Appendix B: Bike shops/bike hire/bike mechanics
Appendix C: Useful contacts
Ordnance Survey provide map coverage of the North Downs in 1:25,000 and 1:50,000 scales (see
Ordnance Survey 1:25,000 Explorer series
- 137 Ashford, Headcorn, Chilham & Wye
- 138 Dover, Folkestone & Hythe
- 145 Guildford & Farnham
- 146 Dorking, Box Hill and Reigate
- 147 Sevenoaks & Tonbridge
- 148 Maidstone & The Medway Towns
- 149 Sittingbourne & Faversham
- 150 Canterbury & The Isle of Thanet
Ordnance Survey 1:50,000 Landranger series
- 178 Thames Estuary, Rochester & Southend-on-Sea
- 179 Canterbury, East Kent, Dover & Margate
- 186 Aldershot & Guildford, Camberley & Haslemere
- 187 Dorking & Reigate, Crawley & Horsham
- 188 Maidstone & The Weald of Kent
- 189 Ashford & Romney Marsh, Rye & Folkestone
Harvey Maps publish two lightweight, waterproof 1:40,000 single sheet maps showing the whole of the NDW: North Downs Way (East) and North Downs Way (West): www.harveymaps.co.uk.
The most up to date 1:50,000 scale Ordnance Survey mapping is used for the routes in this guidebook. At the time of going to press, the information on the maps included in this guide was accurate. A note of caution: the status of some rights of way may be changed over time. Most often – although not always – cyclists have been granted greater access rights with footpaths and other rights of way being ‘upgraded’ to permissive bridleways. Older copies of maps may contain information that is at odds with what is included here.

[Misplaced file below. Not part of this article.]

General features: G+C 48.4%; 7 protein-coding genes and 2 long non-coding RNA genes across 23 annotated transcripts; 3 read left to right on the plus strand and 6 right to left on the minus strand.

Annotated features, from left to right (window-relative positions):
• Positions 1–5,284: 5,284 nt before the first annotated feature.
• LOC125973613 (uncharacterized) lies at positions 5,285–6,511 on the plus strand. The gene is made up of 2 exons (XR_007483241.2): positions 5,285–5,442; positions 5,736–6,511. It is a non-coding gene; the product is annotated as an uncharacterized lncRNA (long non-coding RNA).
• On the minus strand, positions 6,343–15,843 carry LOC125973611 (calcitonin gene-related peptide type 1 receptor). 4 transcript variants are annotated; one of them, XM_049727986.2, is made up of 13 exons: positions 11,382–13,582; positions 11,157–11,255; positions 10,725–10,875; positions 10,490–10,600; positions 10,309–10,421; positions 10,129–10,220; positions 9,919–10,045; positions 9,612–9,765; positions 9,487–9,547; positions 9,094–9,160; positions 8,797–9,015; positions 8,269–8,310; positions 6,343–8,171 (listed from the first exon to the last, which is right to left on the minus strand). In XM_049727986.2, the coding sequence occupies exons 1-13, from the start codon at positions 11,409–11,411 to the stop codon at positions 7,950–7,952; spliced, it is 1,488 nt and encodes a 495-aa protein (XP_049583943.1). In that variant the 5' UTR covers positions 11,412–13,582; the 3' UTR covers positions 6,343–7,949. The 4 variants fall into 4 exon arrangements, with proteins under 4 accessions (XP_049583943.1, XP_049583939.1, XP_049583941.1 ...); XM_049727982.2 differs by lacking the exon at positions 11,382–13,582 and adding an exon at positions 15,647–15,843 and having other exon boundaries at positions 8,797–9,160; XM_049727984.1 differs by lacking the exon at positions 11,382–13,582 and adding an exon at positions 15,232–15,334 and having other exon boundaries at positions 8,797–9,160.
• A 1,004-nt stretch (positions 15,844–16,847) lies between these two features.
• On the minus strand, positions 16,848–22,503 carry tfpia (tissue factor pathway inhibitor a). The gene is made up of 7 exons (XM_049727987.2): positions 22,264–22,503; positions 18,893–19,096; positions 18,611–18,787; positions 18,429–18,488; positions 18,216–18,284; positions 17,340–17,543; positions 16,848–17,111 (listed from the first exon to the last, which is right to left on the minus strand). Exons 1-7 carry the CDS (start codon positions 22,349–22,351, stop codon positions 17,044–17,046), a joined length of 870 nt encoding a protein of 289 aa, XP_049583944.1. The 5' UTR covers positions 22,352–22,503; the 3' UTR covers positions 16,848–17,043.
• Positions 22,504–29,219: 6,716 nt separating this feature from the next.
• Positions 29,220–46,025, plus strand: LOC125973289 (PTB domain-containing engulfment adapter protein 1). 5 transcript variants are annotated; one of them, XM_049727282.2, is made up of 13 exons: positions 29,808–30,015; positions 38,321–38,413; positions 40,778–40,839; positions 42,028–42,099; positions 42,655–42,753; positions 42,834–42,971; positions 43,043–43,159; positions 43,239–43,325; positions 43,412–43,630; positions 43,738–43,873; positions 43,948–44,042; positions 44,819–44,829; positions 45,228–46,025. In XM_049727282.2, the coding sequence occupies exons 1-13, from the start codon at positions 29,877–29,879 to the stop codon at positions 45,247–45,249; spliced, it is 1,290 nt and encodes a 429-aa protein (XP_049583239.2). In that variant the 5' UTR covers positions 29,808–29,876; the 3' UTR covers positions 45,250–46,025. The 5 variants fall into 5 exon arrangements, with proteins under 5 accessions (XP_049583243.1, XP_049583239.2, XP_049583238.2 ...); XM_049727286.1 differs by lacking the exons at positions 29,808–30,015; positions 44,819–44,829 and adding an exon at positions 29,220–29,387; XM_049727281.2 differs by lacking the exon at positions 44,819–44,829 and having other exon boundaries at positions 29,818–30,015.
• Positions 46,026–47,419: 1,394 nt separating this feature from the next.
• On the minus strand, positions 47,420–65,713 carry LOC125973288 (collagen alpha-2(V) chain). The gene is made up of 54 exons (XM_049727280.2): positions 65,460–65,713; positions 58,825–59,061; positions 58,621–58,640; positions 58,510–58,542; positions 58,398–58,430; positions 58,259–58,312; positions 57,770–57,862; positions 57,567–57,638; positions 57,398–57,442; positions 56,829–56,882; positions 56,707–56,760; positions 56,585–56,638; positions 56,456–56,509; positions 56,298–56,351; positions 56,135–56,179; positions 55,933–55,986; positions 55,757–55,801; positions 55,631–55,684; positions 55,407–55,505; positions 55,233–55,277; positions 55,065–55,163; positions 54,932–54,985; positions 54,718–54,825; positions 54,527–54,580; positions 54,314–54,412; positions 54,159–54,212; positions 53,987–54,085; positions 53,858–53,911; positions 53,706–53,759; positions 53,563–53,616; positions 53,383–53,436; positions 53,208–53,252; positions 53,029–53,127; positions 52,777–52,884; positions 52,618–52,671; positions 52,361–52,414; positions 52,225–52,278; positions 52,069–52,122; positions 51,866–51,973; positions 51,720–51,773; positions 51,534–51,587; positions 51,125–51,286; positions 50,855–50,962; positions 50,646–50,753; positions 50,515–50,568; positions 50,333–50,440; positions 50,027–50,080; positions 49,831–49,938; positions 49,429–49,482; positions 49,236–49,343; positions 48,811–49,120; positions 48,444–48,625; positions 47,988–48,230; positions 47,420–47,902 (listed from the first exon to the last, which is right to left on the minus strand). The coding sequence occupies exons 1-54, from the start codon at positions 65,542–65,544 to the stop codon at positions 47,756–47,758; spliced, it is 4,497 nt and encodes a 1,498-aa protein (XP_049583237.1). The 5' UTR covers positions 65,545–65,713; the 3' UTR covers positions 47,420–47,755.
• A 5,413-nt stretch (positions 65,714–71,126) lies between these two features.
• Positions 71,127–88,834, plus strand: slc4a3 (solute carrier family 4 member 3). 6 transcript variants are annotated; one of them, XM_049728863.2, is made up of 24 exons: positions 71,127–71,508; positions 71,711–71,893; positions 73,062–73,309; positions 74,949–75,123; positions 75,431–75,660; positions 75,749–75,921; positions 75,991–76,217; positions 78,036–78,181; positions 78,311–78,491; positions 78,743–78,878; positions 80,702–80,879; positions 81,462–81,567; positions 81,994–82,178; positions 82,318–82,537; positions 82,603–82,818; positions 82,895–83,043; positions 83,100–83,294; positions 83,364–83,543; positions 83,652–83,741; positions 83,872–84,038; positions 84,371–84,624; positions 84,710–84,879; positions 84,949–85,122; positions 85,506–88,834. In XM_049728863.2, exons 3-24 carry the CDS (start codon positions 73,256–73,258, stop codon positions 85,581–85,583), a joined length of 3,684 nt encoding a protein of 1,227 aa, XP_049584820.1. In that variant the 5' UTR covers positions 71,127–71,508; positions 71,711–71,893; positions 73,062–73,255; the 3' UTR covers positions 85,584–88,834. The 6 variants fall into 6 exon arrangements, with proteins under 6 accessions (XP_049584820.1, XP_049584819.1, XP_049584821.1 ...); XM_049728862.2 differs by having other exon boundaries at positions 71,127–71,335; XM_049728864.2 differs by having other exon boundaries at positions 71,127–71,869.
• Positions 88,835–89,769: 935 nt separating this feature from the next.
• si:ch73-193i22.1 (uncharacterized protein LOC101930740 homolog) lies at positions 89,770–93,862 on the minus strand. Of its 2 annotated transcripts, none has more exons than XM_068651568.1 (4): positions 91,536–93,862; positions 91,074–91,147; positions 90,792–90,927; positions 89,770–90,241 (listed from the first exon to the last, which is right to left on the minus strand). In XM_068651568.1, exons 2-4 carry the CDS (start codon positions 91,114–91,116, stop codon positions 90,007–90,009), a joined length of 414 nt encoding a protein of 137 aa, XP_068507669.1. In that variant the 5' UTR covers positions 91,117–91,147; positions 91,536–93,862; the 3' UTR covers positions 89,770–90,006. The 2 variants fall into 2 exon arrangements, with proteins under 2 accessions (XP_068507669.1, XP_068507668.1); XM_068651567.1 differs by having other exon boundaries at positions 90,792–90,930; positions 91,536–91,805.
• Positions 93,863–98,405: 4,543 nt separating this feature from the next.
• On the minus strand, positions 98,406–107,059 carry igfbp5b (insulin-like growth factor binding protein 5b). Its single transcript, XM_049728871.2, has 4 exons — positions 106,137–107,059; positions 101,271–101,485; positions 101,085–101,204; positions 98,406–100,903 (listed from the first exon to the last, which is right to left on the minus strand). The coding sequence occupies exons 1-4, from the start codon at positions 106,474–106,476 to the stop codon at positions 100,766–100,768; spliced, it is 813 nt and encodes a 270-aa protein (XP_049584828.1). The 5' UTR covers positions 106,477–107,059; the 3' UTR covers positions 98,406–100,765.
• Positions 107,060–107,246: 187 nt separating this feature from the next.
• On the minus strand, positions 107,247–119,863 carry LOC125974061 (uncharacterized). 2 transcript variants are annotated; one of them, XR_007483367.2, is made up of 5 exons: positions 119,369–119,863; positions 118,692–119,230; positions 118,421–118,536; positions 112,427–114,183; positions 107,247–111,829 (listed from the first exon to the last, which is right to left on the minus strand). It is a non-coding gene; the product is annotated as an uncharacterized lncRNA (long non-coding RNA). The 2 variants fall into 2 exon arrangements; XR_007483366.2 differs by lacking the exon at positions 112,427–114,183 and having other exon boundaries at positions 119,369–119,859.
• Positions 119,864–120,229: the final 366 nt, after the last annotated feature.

Roughly half of the 250km NDW National Trail is currently off-limits to bikes. However, at the beginning of 2013 the NDW National Trail’s Steering Group commissioned a survey to assess which parts of the trail and nearby rights of way that are currently off-limits could be made accessible.
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The North Downs is a paradise for mountain bikers, with a vast area of bridleways and tracks. Many people use Garmins and the like for routefinding these days but this book offers so much more, with practical advice and extra information, as well as OS map extracts.
Cycle, November 2015
Since moving to Scotland from the south of England in 2006, Peter has developed a passion for the Hebrides and takes every available opportunity to get out among the islands. He lives in Glasgow with his wife, Fiona, and Dougal the Labrador. Peter also writes about his walking and cycling trips on his blog site at www.writesofway.com.View Articles and Books by Peter Edwards